Just to finish, let’s we talk for a moment about an actual very debated issue: the Italian phenomenon of brain drain. Do you think that it is a real problem or can be a resource for Italy, creating links and relations?

It seems to me that intellectual emigration of Italian talents (musicians, architects, libretto-writers, painters, actors) has been a steady feature of Italian life from the sixteenth century on . Think of their presence in Peking, London, Paris, St Petersburg, New York City etc. And the phenomenon has continued during the Risorgimento. In fact, the presence and role of Italian intellectuals of the twentieth century in the United States (from Borgese to Fermi) are a strangely well-kept secret. In general, I firmly believe in what I call “the mobility of culture”—the necessity and importance of intellectuals, artists, scientists, theologians, educators etc. to move around and make the world a school for the good

Giuseppe Mazzotta
Sterling Professor of the Humanities for Italian
Yale Universiy

ISSNAF Annual Event
ISSNAF Annual Event
"Science & the New Industrial Revolution: Industry 4.0"

was the focus of 2017 edition of the ISSNAF annual event, which took place on the 7th and 8th of November at the Italian Embassy in Washington D.C.

Exponents from the world of science, business, and federal agencies of the United States exchanged views on the impact that artificial intelligence and the Internet of Things, applied to productive processes, are having on science, on the academic world, and on our daily lives.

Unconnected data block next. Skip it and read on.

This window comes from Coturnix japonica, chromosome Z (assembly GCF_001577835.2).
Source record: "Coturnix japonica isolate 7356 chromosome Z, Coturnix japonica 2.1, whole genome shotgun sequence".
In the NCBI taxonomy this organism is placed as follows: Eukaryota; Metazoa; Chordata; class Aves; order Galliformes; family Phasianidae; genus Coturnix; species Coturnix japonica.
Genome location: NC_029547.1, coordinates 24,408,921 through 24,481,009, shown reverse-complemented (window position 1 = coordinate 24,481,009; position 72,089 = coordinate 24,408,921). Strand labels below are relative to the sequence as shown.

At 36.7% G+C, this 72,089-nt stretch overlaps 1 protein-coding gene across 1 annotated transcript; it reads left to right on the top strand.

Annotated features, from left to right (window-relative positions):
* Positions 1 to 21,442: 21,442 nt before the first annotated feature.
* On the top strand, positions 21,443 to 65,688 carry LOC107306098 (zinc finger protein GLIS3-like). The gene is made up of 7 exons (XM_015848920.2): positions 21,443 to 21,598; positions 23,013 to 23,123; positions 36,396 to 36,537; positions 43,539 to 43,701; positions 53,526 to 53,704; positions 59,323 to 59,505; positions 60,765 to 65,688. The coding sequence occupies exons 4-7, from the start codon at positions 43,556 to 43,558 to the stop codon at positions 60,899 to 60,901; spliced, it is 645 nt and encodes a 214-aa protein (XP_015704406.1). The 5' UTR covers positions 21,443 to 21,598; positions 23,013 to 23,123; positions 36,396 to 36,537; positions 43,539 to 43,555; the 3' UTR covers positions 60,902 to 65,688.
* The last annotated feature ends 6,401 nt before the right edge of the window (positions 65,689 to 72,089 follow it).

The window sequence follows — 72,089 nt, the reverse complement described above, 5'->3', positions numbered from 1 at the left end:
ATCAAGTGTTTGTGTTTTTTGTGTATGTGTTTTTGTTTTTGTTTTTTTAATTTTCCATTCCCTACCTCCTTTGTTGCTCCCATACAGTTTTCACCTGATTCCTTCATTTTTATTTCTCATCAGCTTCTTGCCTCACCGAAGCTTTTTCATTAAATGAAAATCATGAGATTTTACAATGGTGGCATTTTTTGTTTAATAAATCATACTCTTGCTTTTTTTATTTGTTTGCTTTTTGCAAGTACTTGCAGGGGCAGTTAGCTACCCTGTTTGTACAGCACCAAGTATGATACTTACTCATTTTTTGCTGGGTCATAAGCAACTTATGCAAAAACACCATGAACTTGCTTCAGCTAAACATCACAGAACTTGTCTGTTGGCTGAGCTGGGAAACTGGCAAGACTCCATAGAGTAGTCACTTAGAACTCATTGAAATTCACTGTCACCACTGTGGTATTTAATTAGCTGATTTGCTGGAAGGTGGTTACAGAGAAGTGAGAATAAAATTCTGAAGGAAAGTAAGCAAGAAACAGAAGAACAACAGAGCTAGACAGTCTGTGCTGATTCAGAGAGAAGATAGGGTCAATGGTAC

Young ISSNAFYoung ISSNAF is the “network-inside-the-network” of under-40 ISSNAF affiliates, Italian investigators and scholars of all areas of scientific and academic research.

Click here to read more


Success Stories

Young ISSNAFOur pride is to be able to help young Italian talents follow their dreams and have opportunities.

Here is where they share them.

Click here to read more


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Samanta Cristoforetti in conversation Samanta Cristoforetti in conversation

  The Consulate General of Italy, the Italian Cultural Institute and the Emilio Goggio Chair in Italian Studies, University of Toronto proudly present Samanta Cristoforetti, Italian astronaut, European Space Agency in conversation with Canadian astronaut Roberta Bondar FUTURA Mission - 200 ...

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La Console Natalia Quintavalle consegna l'onorificenza di Grande Ufficiale alla Dott.ssa Silvia Formenti, una luminare nel campo della radioterapia La Console Natalia Quintavalle consegna l'onorificenza di Grande Ufficiale alla Dott.ssa Silvia Formenti, una luminare nel campo della radioterapia

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ISSNAF Medical Imaging Science Chapter 2015 Meeting ISSNAF Medical Imaging Science Chapter 2015 Meeting

Saturday, March 7th, 2015 from 12:00 to 14:00pm Meeting Room: 2.95 The meeting, held in English, is open to Italians, Italian-Americans, and Italian sympathizers For more information email imaging@issnaf.org or call Lorenzo Mannelli at +1 (646) 226 5924

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ISSNAF-Seattle Chapter Winter 2015 Meeting ISSNAF-Seattle Chapter Winter 2015 Meeting